Paolo Restani in Viterbo

Paolo Restani in Viterbo
Paolo Restani at Viterbo University today for Prof Franco Ricci’s Saturday Concert Series.
It was in 1980 when I drove the car to Naples from Circeo where I was on holiday on the chance finally of listening to the masterclass of Vincenzo Vitale at the Villa Pignatelli.
A legendary name as was that of Vincenzo Scaramuzza who transferred to South America where he founded the famous school that has produced such artists as Martha Argerich,Nelson Freire and Bruno Leonardo Gelber. All with its origins in the famous Neapolitan School of piano playing of Florestano Rossomandi Vincenzo Vitale his teachings of piano technique as that of Pierre Sancan would be discussed at length by us students. Vitale whose students included Bruno Canino , Michele Campanella,Laura de Fusco,Carlo Bruno,Francesco Nicolosi,Sandro De Palma,Franco Medori and Riccardo Muti amongst many other brilliant pianists. The fifteen year old student playing a fabulous “Feux Follets”,one of the most tortuous pieces by Liszt, was Paolo Restani who I was listening to today thirty eight years later.
Vincenzo Vitale students are immediately recognisable by the crisp clear,clean use of the fingers like perfect little hammers somewhat to the exclusion of the warm rich natural sound of the Matthay school. Of course technique is only a means to an end as the superlative musicianship of Canino is testimony.
Strangely enough Vincenzo Vitale,a former student of Alfred Cortot,only spoke of musical matters in his masterclass.Obviously preferring to talk about technical matters in the privacy of his studio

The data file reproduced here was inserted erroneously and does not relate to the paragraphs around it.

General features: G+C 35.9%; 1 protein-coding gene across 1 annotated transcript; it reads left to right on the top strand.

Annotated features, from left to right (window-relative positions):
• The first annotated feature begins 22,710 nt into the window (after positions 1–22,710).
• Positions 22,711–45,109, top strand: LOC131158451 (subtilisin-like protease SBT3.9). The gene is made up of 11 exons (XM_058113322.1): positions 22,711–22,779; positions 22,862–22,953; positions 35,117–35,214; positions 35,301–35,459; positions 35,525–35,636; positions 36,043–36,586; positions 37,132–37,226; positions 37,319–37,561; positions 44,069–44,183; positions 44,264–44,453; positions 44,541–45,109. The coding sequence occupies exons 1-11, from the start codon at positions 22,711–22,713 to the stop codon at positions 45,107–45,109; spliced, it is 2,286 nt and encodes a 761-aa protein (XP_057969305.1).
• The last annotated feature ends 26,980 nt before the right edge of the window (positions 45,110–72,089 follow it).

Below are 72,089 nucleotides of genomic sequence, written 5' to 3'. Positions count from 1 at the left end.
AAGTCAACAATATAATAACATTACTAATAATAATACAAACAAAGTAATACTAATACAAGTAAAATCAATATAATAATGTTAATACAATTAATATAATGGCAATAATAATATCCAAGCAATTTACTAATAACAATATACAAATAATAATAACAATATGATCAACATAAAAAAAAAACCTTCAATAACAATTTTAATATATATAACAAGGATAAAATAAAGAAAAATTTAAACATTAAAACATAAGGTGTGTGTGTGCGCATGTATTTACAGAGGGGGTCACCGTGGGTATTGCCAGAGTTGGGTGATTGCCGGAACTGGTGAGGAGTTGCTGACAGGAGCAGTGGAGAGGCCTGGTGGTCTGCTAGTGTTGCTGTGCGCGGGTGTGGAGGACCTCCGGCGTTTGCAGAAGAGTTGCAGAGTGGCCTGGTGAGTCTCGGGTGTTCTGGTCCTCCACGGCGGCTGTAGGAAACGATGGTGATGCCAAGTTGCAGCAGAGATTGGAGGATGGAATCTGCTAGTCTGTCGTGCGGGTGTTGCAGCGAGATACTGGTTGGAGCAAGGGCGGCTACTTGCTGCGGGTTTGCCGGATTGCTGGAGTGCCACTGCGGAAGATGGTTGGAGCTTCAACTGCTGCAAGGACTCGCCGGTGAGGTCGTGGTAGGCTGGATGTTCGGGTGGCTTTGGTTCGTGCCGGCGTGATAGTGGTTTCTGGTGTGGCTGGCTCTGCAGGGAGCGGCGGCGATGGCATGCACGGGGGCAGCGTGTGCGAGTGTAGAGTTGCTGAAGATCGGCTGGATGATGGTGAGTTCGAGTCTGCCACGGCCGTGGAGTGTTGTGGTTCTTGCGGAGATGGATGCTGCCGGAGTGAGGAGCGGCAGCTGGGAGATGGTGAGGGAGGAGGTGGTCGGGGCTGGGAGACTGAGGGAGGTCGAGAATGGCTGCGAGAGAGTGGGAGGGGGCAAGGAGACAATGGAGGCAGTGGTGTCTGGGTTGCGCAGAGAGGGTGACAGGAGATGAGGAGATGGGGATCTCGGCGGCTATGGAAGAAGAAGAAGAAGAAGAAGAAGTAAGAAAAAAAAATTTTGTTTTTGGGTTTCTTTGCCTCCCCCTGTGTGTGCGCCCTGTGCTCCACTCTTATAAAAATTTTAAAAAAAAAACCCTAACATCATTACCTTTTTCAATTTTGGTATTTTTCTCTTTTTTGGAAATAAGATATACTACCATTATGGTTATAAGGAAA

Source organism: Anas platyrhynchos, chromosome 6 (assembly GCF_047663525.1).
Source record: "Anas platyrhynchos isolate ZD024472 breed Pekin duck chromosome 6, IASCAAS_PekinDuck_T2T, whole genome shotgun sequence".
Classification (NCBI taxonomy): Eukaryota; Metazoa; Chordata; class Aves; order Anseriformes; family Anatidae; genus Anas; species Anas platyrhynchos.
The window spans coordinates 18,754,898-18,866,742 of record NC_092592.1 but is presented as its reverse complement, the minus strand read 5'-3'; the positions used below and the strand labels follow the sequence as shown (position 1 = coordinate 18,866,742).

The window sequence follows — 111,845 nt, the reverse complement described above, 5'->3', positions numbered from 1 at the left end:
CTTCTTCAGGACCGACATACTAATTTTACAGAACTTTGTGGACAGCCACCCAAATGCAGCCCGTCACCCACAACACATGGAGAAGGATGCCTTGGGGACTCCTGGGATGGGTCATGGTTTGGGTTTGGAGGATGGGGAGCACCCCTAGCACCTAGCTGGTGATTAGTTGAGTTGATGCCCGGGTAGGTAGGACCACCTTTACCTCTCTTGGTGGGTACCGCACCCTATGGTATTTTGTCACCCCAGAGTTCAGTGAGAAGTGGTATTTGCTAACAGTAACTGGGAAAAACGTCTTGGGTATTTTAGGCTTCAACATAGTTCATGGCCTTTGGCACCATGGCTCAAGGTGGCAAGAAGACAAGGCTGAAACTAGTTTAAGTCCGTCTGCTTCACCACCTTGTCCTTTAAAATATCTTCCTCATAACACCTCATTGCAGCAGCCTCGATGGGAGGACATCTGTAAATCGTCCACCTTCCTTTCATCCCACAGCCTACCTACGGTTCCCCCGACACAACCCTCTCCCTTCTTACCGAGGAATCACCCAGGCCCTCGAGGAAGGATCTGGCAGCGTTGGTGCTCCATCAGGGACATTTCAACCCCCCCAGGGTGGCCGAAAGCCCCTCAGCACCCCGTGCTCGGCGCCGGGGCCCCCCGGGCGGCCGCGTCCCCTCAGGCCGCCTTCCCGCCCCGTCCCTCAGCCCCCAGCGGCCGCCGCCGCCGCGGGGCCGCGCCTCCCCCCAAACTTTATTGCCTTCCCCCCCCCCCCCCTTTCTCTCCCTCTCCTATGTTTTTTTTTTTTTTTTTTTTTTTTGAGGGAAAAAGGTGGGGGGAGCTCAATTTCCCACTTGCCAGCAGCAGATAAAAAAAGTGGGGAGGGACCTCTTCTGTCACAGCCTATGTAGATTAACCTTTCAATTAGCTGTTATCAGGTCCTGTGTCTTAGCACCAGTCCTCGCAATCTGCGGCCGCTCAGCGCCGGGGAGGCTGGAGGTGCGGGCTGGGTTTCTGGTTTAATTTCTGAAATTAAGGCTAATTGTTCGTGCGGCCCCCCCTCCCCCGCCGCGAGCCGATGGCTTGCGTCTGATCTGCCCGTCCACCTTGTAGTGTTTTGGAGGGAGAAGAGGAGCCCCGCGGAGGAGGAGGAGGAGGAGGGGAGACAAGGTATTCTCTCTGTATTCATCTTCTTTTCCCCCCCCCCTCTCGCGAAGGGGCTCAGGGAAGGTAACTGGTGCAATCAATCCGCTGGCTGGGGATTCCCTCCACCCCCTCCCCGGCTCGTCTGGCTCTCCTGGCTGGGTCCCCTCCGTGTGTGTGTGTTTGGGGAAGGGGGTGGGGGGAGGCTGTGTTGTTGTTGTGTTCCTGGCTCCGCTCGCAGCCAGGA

Paolo Restani presented a programme in Viterbo showing off the glorification of the Vitale school of highly professional piano playing glorified in fact in Michele Campanella’s 50 anniversary this season in the University Season. A programme based on short virtuosi studies and preludes obviously with the Viterbo public also in mind. The three largest pieces were in fact Debussy L’Isle joyeuse the Chopin A flat Polonaise and the Liszt Spanish Rhapsody. Passing through a selection of Rachmaninov Preludes op 32 and some Chopin and Liszt studies.
All played with an ease on a piano that was rather too small to accommodate such an overpowering technique. Some beautiful moments though in Chopin’s op posth Nocturne and Debussy’s suggestive “La plus que lent”.Not always following the composers markings though most notably in Chopin’s “Revolutionary “study where the dramatic difference between forte and piano was not put in evidence also some ingenious fingerings that were certainly not Chopin’s!
All presented with a conviction though and sense of communication that held his audience spell bound until the ovation at the end. A generous encore of the Liszt Rigoletto paraphrase that I had just read on a quick visit into the centre of Viterbo that the Verdi opera was presented due to Papal censorship under the different name of Triboletto in the beautiful Teatro dell’Unione, another of Italy’s beautiful theatres the opens and closes with alarming regularity.
A mad dash to the station at the end by this Lisztian figure who had so captivated the Viterbese public to catch his last train back to the Eternal city where he repeats the programme tomorrow.


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